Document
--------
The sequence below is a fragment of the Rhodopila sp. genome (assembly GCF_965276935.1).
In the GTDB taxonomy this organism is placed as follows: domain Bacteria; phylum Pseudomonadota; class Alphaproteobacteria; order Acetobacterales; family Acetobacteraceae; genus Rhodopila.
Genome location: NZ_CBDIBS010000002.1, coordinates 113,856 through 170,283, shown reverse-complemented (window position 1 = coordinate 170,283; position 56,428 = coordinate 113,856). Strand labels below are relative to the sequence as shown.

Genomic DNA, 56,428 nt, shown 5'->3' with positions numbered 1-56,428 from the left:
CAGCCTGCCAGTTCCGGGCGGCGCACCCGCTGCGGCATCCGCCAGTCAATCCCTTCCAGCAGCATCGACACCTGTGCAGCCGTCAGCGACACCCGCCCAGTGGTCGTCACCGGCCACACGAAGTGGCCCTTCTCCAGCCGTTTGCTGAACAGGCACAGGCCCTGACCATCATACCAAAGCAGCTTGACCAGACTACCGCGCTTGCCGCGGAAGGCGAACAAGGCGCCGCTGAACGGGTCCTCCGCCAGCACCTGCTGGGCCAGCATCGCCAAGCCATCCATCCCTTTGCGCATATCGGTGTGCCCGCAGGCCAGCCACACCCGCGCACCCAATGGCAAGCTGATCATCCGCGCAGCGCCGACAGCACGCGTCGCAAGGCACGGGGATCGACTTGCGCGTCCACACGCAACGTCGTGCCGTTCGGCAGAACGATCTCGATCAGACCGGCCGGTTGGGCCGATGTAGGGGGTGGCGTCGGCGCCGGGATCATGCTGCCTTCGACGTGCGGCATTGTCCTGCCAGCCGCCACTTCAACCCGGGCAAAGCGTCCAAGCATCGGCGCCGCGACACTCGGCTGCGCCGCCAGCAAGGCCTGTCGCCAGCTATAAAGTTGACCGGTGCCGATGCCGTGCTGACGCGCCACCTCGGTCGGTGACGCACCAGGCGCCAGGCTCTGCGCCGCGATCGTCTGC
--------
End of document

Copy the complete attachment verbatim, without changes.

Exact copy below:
The sequence below is a fragment of the Rhodopila sp. genome (assembly GCF_965276935.1).
In the GTDB taxonomy this organism is placed as follows: domain Bacteria; phylum Pseudomonadota; class Alphaproteobacteria; order Acetobacterales; family Acetobacteraceae; genus Rhodopila.
Genome location: NZ_CBDIBS010000002.1, coordinates 113,856 through 170,283, shown reverse-complemented (window position 1 = coordinate 170,283; position 56,428 = coordinate 113,856). Strand labels below are relative to the sequence as shown.

Genomic DNA, 56,428 nt, shown 5'->3' with positions numbered 1-56,428 from the left:
CAGCCTGCCAGTTCCGGGCGGCGCACCCGCTGCGGCATCCGCCAGTCAATCCCTTCCAGCAGCATCGACACCTGTGCAGCCGTCAGCGACACCCGCCCAGTGGTCGTCACCGGCCACACGAAGTGGCCCTTCTCCAGCCGTTTGCTGAACAGGCACAGGCCCTGACCATCATACCAAAGCAGCTTGACCAGACTACCGCGCTTGCCGCGGAAGGCGAACAAGGCGCCGCTGAACGGGTCCTCCGCCAGCACCTGCTGGGCCAGCATCGCCAAGCCATCCATCCCTTTGCGCATATCGGTGTGCCCGCAGGCCAGCCACACCCGCGCACCCAATGGCAAGCTGATCATCCGCGCAGCGCCGACAGCACGCGTCGCAAGGCACGGGGATCGACTTGCGCGTCCACACGCAACGTCGTGCCGTTCGGCAGAACGATCTCGATCAGACCGGCCGGTTGGGCCGATGTAGGGGGTGGCGTCGGCGCCGGGATCATGCTGCCTTCGACGTGCGGCATTGTCCTGCCAGCCGCCACTTCAACCCGGGCAAAGCGTCCAAGCATCGGCGCCGCGACACTCGGCTGCGCCGCCAGCAAGGCCTGTCGCCAGCTATAAAGTTGACCGGTGCCGATGCCGTGCTGACGCGCCACCTCGGTCGGTGACGCACCAGGCGCCAGGCTCTGCGCCGCGATCGTCTGC